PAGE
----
Friday I’m In Love @platobooktour @lkrauss1 #bhagoldstein

Continuing through Rebecca Goldstein’s Plato at the Googleplex and finding it sooooo good. In fact I’m loving it.

Despite two previous mentions [here][and here], I failed to mention that Larry Krauss is set up as the archetypal scientistic philosophy-(and theology)-jeerer. So, so true, and given the order of events last week – the culmination (so far) of my own long-running run-in with Krauss’ disingenuity. – restrained of me not to have mentioned it yet.  The “tumbleweed response” so far. The ignorance, The dishonesty. The horror.

Still not quite finished Googleplex, but after waxing lyrical about the three chapters majoring on love, I was quite simply blown away by the next chapter Socrates Must Die, hence the need to blog again before I’m finished. A mini textbook within the overall plot providing a wonderful readable summary of Plato’s world in historical context, the philosophy project he started in tribute to his first love, Socrates. No matter how much Plato you’ve read and interpreted yourself, I’d suggest Goldstein’s loving interpretation will be hard to beat. (And so many more Greek sources I’m going to have to find the time to read in a new light.)

For now a long quote from that chapter, to speak for itself:

The Euthyphro, which is one of Plato’s earlier dialogues and deals with the relationship between theism and morality – an issue still fraught for us today – [… takes place the same day while Socrates is … awaiting his turn to appear at the preliminary hearing on the charges against him … and it is Meletus who has brought the anti-Athens indictment against Socrates.]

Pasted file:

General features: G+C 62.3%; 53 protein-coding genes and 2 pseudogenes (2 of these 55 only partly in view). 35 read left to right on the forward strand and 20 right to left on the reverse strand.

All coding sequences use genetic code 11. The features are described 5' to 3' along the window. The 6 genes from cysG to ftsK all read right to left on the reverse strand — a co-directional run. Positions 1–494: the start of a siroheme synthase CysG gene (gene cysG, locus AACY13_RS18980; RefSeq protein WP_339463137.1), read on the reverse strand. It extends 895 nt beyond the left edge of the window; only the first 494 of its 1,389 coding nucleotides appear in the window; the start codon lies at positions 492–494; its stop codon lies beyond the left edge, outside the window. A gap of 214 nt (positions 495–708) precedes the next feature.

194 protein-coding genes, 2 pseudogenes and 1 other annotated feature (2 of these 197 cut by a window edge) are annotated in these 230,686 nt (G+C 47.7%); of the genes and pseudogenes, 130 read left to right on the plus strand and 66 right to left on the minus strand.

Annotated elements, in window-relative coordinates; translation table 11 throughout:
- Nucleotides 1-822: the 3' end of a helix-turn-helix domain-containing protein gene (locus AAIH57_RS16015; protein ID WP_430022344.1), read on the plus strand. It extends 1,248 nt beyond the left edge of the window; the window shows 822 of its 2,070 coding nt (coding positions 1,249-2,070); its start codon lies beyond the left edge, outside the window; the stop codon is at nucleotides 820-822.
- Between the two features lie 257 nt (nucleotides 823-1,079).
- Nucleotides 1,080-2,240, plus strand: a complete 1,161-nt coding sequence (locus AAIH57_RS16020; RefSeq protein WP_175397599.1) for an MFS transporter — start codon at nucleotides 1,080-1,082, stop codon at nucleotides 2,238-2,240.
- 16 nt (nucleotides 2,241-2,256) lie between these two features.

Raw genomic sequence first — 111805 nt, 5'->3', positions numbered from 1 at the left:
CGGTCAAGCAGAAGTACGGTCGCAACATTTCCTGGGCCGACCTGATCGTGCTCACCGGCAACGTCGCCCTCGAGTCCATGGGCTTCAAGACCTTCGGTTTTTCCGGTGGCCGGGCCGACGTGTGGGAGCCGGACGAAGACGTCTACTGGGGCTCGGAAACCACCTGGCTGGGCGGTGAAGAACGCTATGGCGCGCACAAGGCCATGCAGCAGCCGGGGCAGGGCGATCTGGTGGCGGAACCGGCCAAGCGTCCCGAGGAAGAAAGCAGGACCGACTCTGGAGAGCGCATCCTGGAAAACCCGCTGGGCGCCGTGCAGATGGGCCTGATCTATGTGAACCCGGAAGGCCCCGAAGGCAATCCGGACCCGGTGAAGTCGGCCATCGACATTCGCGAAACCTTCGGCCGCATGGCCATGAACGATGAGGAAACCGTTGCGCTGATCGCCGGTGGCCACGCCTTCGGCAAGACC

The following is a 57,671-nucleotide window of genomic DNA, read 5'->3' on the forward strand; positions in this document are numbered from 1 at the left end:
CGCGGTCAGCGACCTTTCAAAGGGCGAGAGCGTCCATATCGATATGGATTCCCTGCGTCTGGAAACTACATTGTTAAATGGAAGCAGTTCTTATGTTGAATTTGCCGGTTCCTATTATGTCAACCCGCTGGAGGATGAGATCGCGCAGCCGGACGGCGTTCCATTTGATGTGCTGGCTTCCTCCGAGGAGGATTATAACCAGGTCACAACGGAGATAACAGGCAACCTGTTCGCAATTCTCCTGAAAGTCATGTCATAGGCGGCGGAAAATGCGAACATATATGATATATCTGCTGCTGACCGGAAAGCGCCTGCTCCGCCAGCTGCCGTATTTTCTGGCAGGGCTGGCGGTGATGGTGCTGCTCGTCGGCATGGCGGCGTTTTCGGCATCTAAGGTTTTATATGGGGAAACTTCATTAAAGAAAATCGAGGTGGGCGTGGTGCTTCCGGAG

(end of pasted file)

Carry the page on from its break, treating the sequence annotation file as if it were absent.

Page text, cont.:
Unwilling to squander any opportunity for meaningful discussion, he falls into conversation with a diviner-priest named Euthyphro, a priceless character whose sacerdotal vanity cannot be pierced. A self-declared expert on all things holy. Euthyphro has come […] to indict his own father on a charge of homicide for having accidentally killed a hireling, who had himself killed another worker in a fit of anger. Socrates is amazed to hear that Euthyphro is so secure in his moral certitude as to charge his own father. (The ancient Athenian codes of family loyalty make Euthyphro’s actions seem all the more questionable.) Euthyphro responds with the tell-tale conviction of the self-righteous.

Socrates immediately launches in, having his fun, declaring that Euthyphro alone can save him [Socrates] in this his moment of need, by instructing him on the nature of piety and holiness so that he can present himself as chastened to Meletus – though “Meletus, I perceive, along presumably everybody else, appears to overlook you.” With an interlocutor as deaf to sarcasm as to philosophical subtlety, Plato’s Socrates proceeds to formulate a line of reasoning that will prove to be of fundamental importance in the history of secularism, one that will be adapted by freethinkers from Baruch Spinoza to Bertrand Russell to the so-called new atheists of today, persuasively arguing that a belief in the gods – or God – cannot provide the philosophical grounding for morality.